The Cornell Journal of Law and Public Policy encourages unsolicited submissions.
The Journal publishes three or more issues each year (Fall, Spring, Summer), and submissions are reviewed and accepted on a rolling basis. Footnotes and citations should adhere to The Bluebook: A Uniform System of Citation (20th ed.). Text should follow the Texas Law Review: Manual on Usage, Style & Editing (14th ed.). Unfortunately, the Journal cannot return submissions. Also, please note that the Journal does not accept submissions from current JD candidates.
The Journal prefers submissions to be made through Scholastica
Senior Acquisitions Editor
Cornell Journal of Law & Public Policy
Cornell Law School
Myron Taylor Hall
Authors who have received an offer from another journal and who face a response deadline from that other journal may request an expedited review of their submission. To request an expedited review:
E-mail our Senior Acquisitions Editor
Your request should include the following information:
- Author’s name
- Author’s e-mail address
- Title of the submission
- Other journals that have accepted the submission
- Date by which review is requested
SUBMISSIONS TO THE ISSUE SPOTTER:
The following guidelines apply for submissions to The Issue Spotter
- Topics should be related to United States domestic law and/or policy.
- All information requiring a citation needs a hyperlink to the relevant source. Choose short sections of the sentence or claim needing the citation to hyperlink that are relevant to the source. Hyperlinked portions should be italicized.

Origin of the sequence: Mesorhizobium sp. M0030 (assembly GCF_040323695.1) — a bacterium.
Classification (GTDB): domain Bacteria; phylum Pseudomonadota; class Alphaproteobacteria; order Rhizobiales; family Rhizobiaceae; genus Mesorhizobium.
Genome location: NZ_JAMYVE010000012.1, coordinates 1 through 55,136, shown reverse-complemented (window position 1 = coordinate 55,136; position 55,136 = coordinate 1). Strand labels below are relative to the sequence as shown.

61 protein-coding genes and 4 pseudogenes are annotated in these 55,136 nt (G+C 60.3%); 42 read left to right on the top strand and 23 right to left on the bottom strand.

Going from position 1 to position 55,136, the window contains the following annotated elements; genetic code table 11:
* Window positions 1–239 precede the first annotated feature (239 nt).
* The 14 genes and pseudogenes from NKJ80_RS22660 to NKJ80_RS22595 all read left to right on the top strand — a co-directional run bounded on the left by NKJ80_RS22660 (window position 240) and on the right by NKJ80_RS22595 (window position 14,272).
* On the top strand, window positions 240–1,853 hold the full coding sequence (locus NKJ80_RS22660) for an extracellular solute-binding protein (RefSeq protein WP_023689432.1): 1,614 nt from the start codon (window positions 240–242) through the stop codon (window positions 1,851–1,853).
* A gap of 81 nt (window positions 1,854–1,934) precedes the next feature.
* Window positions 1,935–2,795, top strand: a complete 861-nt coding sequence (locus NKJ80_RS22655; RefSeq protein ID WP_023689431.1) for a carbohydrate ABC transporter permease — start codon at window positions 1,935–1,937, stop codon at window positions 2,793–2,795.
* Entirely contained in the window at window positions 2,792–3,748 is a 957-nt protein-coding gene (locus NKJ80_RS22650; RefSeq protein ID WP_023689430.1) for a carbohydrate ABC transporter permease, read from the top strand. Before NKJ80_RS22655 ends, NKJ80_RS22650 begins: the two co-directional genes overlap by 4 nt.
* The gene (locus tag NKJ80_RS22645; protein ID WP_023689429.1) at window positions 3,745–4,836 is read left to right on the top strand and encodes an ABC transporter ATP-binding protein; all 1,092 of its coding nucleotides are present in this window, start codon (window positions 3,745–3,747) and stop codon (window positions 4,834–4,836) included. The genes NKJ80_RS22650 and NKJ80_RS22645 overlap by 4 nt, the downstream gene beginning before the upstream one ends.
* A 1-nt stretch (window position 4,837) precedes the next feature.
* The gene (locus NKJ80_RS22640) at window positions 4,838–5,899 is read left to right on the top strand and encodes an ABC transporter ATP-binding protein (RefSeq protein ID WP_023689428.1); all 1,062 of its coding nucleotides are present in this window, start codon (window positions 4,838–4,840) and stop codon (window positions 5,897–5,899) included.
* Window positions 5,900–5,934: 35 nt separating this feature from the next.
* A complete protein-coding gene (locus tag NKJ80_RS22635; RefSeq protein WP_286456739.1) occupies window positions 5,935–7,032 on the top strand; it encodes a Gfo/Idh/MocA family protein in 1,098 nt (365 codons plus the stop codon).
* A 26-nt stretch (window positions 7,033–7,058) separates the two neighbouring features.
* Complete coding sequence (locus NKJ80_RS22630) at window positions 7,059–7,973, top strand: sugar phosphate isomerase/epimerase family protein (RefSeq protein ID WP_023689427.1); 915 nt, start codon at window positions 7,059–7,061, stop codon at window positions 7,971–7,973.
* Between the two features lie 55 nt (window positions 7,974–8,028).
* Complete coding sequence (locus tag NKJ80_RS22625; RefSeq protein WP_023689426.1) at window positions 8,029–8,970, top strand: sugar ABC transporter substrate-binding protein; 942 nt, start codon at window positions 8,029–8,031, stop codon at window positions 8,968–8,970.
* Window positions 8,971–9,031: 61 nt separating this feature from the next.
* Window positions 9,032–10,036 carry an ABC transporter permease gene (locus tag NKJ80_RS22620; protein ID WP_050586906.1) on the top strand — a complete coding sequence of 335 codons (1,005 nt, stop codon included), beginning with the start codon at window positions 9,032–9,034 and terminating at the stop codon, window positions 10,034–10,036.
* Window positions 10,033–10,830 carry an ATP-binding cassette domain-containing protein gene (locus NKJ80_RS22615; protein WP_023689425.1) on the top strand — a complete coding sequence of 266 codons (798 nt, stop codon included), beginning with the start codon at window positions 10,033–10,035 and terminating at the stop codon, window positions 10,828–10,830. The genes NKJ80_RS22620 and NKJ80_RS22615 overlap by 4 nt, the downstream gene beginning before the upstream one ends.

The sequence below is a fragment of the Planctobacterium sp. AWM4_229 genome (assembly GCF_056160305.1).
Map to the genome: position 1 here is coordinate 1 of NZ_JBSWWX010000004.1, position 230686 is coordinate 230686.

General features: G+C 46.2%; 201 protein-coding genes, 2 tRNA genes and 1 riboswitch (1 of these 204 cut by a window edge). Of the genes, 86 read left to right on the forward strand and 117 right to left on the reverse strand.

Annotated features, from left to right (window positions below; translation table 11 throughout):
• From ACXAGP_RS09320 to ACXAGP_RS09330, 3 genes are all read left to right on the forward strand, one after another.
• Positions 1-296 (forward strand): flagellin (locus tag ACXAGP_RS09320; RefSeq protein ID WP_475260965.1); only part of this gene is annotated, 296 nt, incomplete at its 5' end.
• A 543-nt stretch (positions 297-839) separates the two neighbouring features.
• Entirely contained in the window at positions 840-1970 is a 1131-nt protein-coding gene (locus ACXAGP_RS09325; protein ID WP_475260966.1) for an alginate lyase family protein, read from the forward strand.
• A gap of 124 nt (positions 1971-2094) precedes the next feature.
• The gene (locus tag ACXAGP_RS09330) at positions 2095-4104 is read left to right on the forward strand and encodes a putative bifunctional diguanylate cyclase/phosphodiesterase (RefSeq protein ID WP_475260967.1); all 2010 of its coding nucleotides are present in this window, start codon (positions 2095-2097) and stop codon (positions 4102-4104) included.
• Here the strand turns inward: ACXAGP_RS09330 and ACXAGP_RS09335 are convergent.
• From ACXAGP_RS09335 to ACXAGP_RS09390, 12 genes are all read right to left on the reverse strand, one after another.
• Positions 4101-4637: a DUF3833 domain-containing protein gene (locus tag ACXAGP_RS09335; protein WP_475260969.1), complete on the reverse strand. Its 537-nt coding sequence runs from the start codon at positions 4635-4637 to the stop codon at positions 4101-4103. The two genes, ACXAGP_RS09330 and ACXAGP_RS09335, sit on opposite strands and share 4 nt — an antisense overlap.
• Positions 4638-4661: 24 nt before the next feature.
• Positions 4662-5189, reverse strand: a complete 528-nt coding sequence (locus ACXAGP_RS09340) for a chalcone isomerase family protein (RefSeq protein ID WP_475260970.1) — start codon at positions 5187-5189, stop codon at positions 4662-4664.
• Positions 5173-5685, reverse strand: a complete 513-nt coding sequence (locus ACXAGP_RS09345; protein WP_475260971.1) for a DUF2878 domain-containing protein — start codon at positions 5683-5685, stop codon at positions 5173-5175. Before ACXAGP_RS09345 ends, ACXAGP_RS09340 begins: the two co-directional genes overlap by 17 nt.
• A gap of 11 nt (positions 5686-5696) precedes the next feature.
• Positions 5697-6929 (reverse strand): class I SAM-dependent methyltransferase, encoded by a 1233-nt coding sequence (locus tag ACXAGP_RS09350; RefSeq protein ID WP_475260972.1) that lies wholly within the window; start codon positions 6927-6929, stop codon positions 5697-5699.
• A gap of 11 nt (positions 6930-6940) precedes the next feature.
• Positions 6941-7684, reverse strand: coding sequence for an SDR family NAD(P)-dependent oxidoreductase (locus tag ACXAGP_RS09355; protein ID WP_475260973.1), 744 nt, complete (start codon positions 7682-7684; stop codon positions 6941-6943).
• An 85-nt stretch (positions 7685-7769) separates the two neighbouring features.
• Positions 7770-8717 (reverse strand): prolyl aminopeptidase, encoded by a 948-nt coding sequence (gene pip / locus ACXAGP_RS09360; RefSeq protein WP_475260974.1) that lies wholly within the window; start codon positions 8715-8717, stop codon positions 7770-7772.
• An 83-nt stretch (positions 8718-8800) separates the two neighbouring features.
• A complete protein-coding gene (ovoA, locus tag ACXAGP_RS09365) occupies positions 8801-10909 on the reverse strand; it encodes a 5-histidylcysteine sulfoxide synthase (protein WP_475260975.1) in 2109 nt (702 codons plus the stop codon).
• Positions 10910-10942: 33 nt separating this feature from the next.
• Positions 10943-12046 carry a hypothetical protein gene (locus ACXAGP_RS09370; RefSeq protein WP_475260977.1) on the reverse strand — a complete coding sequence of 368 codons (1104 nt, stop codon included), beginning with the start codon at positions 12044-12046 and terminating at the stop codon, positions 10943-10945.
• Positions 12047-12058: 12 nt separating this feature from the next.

- If the source cannot be hyperlinked, use Bluebook in-text citations. However, hyperlinks are strongly preferred.
- With regards to sourcing, online articles are held to the same standard as their print counterparts. Citations should only be to sources generally considered acceptable in legal scholarship. All sources, from academic high-level writing geared towards scholars (e.g. a citation to a legal journal) to entry-level explanations of legal topics, are acceptable. The best Issue Spotter pieces utilize a range of sources, with entry-level sources to explain background material and higher-level sources to provide relevant analysis to the specific topic of the piece.
- Pincites are not necessary. For longer sources, however, favor hyperlinking to quotations or rare phrases of the relevant portion of the source so that the reader can control + F search for the relevant portion.
- Include hyperlinks to definitions or explanations of any legal terms or concepts a lay-reader might be unfamiliar with. The Legal Information Institute is a good source for this.
- Include a relevant image to the topic below the title with a hyperlink to the source of the image.
- Submissions should be in Microsoft Word format. Font, font size, and margins are irrelevant.
- Include a title that clearly communicates the subject of the piece, ideally for a lay-reader.
- The writing style should be accessible and geared to a wide audience.
- Include a short blurb describing your piece for use on social media in the body of your email along with the attached piece. The blurb should explain the topic of the piece as simply as possible while aiming to draw in readers. “Clickbait” is strongly discouraged, but framing part of the blurb as a question is acceptable.
- Include at least three relevant hashtags for social media.
- Include a short “about the author” blurb, including your educational background, relevant work history, and anything else you’d like to include. A professional headshot can also be included if you’d like.
For submissions to The Issue Spotter, please e-mail our Senior Online Editor